There are sun temples in Modhera, Gujarat, created by King Bhimdev of the Solanki dynasty, in Arasavalli, Andhra Pradesh, Kanakaditya Temple in Kasheli (Dist. Sindhudurg) – Maharashtra, near the famous Galtaji's temple in Jaipur, Rajasthan and in clusters of Navagraha temples in Tamil Nadu and Assam. The Sun Temple at Martand in Jammu and Kashmir and Sun Temple of Multan are temples which were destroyed. The only and the famous Surya temple in northern India is Kattarmal surya mandir in Almora District, Uttarakhand created by King Kattarmal in the 12th century.

The Gurjars were essentially sun worshipers and some of the sun temples were erected by them during the medieval period.[7] The sun temple known as Jayaditya was constructed by Gurjar king of Nandipuri, Jayabhatta II. This temple is situated at Kotipura near Kapika in the Bharukachha district.[8] The Surya temple of Bhinmal known as Jagaswami Surya temple was also erected during this period.[9]

Konark Sun Temple Panoramic View

Festivals[edit]

Kite flying in Varanasi

There are Various Festivals dedicated to Sun God Surya in India.

Makara Sankaranti is the most widely celebrated Hindu festival dedicated to the Sun God. It is celebrated as Makara Sankranti throughout India and as Pongal by Tamils all over the world. People thank the Sun God for ensuring a good harvest and dedicate the first grain to him.

Chhath is another Hindu Festival dedicated to Surya. It is believed to started by Karna, the son of Surya, who became a great warrior and fought against the Pandavas in the Kurukshetra War. Chhath is unique to Bihar, Jharkhand and the some Parts of Uttar Pradesh, Nepal & Mauritius.

Samba Dashami is another festival celebrated in the eastern coastal state of Orissa, India in the honour of Samba, the son of Krishna who got cured from leprosy by praying to Surya.

Ratha Saptami is a Hindu festival that falls on the Seventh day (Saptami) of the bright half of the Hindu month Maagha.[10] This day is also known as Surya Jayanti because it celebrates the power of the Sun God who is believed to be an incarnation of Lord Vishnu. Lord Vishnu in his form as Surya is usually worshiped on this day. Usually, Rathasapthami begins in households with a purification bath by holding a few calotropis leaves on one's head and shoulders while bathing and chanting a verse which is supposed to invoke the benevolence of the Lord in all that one takes up the rest of the year. It also involves doing a puja with the ritual 'Naivedyam', flowers and fruits. On this day at Tirumala (Andhra Pradesh), Lord Venkateshwara (Balaji) is mounted on Seven Vahanas (Celestial Vehicles) one after the other starting from Suryaprabha Vahana and ending with Chandraprabha Vahana. Other Vahanas are Hanumad vahana, Garuda Vahana, Peddashesha Vahana, Kalpavruksha vahana and Sarvabhupala vahana. Also chakrasnanam is performed on the same day. A devotee enjoys watching the Lord mounted on different vahanas in one day which is popularly known as Okka roju Brahmotsavam (Single day celebrations).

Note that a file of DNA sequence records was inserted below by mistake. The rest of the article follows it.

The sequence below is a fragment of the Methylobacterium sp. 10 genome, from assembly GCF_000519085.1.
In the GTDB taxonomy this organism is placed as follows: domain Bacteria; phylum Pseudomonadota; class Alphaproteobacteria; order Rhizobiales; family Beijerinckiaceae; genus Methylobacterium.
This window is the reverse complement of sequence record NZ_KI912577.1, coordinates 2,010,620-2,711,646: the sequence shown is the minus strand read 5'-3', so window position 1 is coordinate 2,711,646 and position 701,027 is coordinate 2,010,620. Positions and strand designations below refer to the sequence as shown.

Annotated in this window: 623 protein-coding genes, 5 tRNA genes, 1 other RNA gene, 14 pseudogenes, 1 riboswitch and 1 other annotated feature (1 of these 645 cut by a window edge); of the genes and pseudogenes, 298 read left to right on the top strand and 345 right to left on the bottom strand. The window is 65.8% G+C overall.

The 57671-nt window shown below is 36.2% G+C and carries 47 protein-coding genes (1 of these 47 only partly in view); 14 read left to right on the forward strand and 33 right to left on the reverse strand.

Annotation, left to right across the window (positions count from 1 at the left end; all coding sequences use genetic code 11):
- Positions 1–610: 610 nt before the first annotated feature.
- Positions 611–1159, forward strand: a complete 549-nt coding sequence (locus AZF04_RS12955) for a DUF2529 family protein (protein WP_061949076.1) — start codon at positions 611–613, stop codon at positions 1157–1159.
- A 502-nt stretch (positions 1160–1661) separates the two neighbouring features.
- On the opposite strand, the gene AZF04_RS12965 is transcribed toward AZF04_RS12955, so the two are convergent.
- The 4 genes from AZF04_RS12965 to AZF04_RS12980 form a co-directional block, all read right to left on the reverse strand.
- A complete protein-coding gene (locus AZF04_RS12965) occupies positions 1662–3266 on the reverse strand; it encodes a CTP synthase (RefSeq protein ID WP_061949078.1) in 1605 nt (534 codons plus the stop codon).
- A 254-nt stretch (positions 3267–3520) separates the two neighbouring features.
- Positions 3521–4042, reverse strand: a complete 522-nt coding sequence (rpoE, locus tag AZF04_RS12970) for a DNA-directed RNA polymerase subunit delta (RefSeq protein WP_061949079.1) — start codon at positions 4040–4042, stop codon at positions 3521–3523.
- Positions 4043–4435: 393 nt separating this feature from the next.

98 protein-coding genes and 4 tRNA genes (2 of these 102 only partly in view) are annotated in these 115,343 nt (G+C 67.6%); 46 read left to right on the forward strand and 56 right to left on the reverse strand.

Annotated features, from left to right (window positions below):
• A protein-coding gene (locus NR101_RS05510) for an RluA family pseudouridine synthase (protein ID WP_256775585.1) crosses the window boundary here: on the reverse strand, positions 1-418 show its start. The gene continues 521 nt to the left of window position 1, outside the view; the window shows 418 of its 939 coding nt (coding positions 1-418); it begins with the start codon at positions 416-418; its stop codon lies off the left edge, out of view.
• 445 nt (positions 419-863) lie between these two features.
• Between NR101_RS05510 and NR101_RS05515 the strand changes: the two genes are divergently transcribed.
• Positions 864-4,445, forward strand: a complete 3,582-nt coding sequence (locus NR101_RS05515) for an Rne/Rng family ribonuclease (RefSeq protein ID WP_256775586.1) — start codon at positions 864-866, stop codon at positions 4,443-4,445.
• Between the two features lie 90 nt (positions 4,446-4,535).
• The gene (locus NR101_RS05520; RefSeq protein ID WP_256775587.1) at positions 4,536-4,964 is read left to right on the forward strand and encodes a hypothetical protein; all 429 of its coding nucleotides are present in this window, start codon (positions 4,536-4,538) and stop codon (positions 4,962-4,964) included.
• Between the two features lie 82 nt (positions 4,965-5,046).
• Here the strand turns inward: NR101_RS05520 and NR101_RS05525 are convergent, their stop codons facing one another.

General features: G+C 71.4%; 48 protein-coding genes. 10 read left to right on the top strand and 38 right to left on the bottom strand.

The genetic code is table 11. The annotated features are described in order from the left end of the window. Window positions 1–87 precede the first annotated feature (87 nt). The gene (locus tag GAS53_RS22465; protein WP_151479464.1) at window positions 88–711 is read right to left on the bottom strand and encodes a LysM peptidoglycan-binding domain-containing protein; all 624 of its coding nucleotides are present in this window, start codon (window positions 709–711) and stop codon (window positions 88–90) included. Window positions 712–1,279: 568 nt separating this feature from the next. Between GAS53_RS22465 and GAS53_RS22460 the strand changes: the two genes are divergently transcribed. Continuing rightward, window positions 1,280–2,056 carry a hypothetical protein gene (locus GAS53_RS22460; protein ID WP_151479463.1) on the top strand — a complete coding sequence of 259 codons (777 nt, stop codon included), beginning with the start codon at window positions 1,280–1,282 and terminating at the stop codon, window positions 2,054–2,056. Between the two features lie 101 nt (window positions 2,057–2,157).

In Mahabharata[edit]

Surya is not mentioned as one of the Adityas in the first book of the epic Mahabarata, but may be regarded as the compound of the twelve solar deities mentioned there, to be understood in connection to the Jyotisha vedic astrology: Dhatri, Mitra, Aryaman, Sakra, Varuna, Amsa, Vaga, Vivaswat, Usha, Savitri, Tvashtri, Vishnu.

In Mahabharata, Surya is referred to as father of Karna, as he begot the latter on Kunti when she was virgin. With his grace and in order that Kunti is not spoken of badly in the world, Kunti could retain virginhood even after delivering a child.

Saurashtra Surymandir[edit]

The Kathi Darbar, Shri Amra Patgir developed the temple of Shri Surynarayan in Thangadh village of Surendranagar district in Gujarat. The Kathis were come in Saurashtra in the 12th and 13th centuries.

Surya namaskara, or the "Sun salutation"[edit]

Sculpture depicting 12 asana's of Surya Namaskara A in Terminal T3 at IGIA Airport, New Delhi, India, created by Nikhil Bhandari.[11]

A well-known Hindu mode of worship of the devotional movements of Surya is done at the rising of the Sun, known as Sūrya namaskāra (sun salutation). Ten yogic postures are assumed in successive flowing movements to complete one namaskar. Twelve sacred Hindu mantras uttered and for each mantra one complete namaskar is done. Ancient practice is to do 108 namaskaras a day. It is considered most auspicious by Hindus to do this.

The 12 mantras for surya namaskara:

  1. ॐ मित्राय नमः Om mitrāya namah
  2. ॐ रवये नमः Om ravayé namah
  3. ॐ सूर्याय नमः Om sūryāya namah
  4. ॐ भानवे नमः Om bhānavé namah
  5. ॐ खगाय नमः Om khagāya namah
  6. ॐ पुष्णे नमः Om pushné namah
  7. ॐ हिरण्यगर्भाय नमः Om hiranyagarbhāya namah
  8. ॐ मारिचाये नमः Om mārichāyé namah
  9. ॐ आदित्याय नमः Om ādityāya namah
  10. ॐ सावित्रे नमः Om sāvitré namah
  11. ॐ अर्काय नमः Om arkāya namah
  12. ॐ भास्कराय नमः Om bhāskarāya namah

The mantra frequently recited to praise the Surya comes from the Rig Veda, Book 1 Hymn 35:

आ कृष्णेन् रजसा वर्तमानो निवेशयन्न अमृतं मर्त्यं च ।
हिरण्ययेन सविता रथेना देवो याति भुवनानि पश्यन ॥
Throughout the dusky firmament advancing, laying to rest the immortal and the mortal,
Borne in his golden chariot he cometh, Savitha, God who looks on every creature.[citation needed]

The Gayatri Mantra is also associated with Surya.[12] Another hymn associated with Surya is the Aditya Hridayam, recited by the great sage Agastya to Rama on the warfield before the fight with Ravana.

See also[edit]

References[edit]

w:Dhruva w:Saptarishi w:Shani w:Bṛhaspati w:Budha w:Shukra w:Chandra w:Surya w:Garbhodaksayi VishnuClick! Dhruva, Saptarishi, Shani, Bṛhaspati, Budha, Shukra, Chandra, Vivasvan, Garbhodaksayi Vishnu
  1. ^ a b Jansen, Eva Rudy. The Book of Hindu Imagery: Gods, Manifestations and Their Meaning, p. 65.
  2. ^ Wilhelm, Ernst. Graha Sutras, Kala Occult Publishers, p.49. ISBN 0-9709636-4-5
  3. ^ Padma Purana – Chap Srishtikhand, section 8
  4. ^ Shanicharananuragi 'datti' Madan Maharaj Rajasthani. Effectuation of Shani Adoration. Saturn Publications Pvt. Ltd. pp. 10–. ISBN 978-81-906327-1-3. Retrieved 13 October 2012. 
  5. ^ a b P. 67 Cultural History From The Vayu Purana By Devendrakumar Rajaram Patil, Rajaram D. K. Patil
  6. ^ (Biranchi Narayan Temple – http://www.viranchinarayan.org)
  7. ^ Lālatā Prasāda Pāṇḍeya (1971). Sun-worship in ancient India. Motilal Banarsidass. p. 245
  8. ^ Oriental Institute (Vadodara, India) (2000). Gujarat under the Maitrakas of Valabhī: history and culture of Gujarat during the Maitraka period, circa 470–788 A.D.. Oriental Institute. p. 133. Retrieved 14 July 2011. 
  9. ^ Asha Kalia (1982). Art of Osian temples: socio-economic and religious life in India, 8th–12th centuries A.D.. Abhinav Publications. pp. 2–. ISBN 978-0-391-02558-5. Retrieved 14 July 2011. 
  10. ^ Swami Sivananda, Ratha Saptami
  11. ^ Indian Express (04-09-2010). Destination Delhi.
  12. ^ "SURYA AYURVEDA: THE HEALING SCIENCE OF THE SUN". 

External links[edit]